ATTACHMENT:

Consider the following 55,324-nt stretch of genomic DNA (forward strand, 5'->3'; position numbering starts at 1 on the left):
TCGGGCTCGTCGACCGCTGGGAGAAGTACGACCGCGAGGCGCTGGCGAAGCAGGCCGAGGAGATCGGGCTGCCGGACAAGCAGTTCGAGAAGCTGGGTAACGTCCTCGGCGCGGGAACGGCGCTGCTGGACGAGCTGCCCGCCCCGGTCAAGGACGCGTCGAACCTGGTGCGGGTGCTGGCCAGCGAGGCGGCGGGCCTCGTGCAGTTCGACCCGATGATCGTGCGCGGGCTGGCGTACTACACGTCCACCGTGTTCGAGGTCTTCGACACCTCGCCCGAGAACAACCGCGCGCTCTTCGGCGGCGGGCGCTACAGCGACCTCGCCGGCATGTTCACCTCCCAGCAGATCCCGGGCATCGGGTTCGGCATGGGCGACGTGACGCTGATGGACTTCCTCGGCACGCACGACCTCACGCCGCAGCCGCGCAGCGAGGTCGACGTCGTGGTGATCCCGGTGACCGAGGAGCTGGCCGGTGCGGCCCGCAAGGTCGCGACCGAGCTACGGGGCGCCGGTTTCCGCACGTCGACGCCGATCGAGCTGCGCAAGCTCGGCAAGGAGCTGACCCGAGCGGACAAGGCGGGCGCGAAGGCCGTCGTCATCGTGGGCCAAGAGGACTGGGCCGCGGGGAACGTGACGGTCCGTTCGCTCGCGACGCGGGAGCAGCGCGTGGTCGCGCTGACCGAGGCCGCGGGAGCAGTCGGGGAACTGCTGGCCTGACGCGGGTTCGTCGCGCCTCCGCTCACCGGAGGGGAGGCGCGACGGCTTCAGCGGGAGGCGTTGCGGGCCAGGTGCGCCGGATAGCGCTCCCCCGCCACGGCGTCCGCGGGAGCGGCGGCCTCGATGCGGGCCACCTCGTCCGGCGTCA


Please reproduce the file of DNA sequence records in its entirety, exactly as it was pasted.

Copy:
Consider the following 55,324-nt stretch of genomic DNA (forward strand, 5'->3'; position numbering starts at 1 on the left):
TCGGGCTCGTCGACCGCTGGGAGAAGTACGACCGCGAGGCGCTGGCGAAGCAGGCCGAGGAGATCGGGCTGCCGGACAAGCAGTTCGAGAAGCTGGGTAACGTCCTCGGCGCGGGAACGGCGCTGCTGGACGAGCTGCCCGCCCCGGTCAAGGACGCGTCGAACCTGGTGCGGGTGCTGGCCAGCGAGGCGGCGGGCCTCGTGCAGTTCGACCCGATGATCGTGCGCGGGCTGGCGTACTACACGTCCACCGTGTTCGAGGTCTTCGACACCTCGCCCGAGAACAACCGCGCGCTCTTCGGCGGCGGGCGCTACAGCGACCTCGCCGGCATGTTCACCTCCCAGCAGATCCCGGGCATCGGGTTCGGCATGGGCGACGTGACGCTGATGGACTTCCTCGGCACGCACGACCTCACGCCGCAGCCGCGCAGCGAGGTCGACGTCGTGGTGATCCCGGTGACCGAGGAGCTGGCCGGTGCGGCCCGCAAGGTCGCGACCGAGCTACGGGGCGCCGGTTTCCGCACGTCGACGCCGATCGAGCTGCGCAAGCTCGGCAAGGAGCTGACCCGAGCGGACAAGGCGGGCGCGAAGGCCGTCGTCATCGTGGGCCAAGAGGACTGGGCCGCGGGGAACGTGACGGTCCGTTCGCTCGCGACGCGGGAGCAGCGCGTGGTCGCGCTGACCGAGGCCGCGGGAGCAGTCGGGGAACTGCTGGCCTGACGCGGGTTCGTCGCGCCTCCGCTCACCGGAGGGGAGGCGCGACGGCTTCAGCGGGAGGCGTTGCGGGCCAGGTGCGCCGGATAGCGCTCCCCCGCCACGGCGTCCGCGGGAGCGGCGGCCTCGATGCGGGCCACCTCGTCCGGCGTCA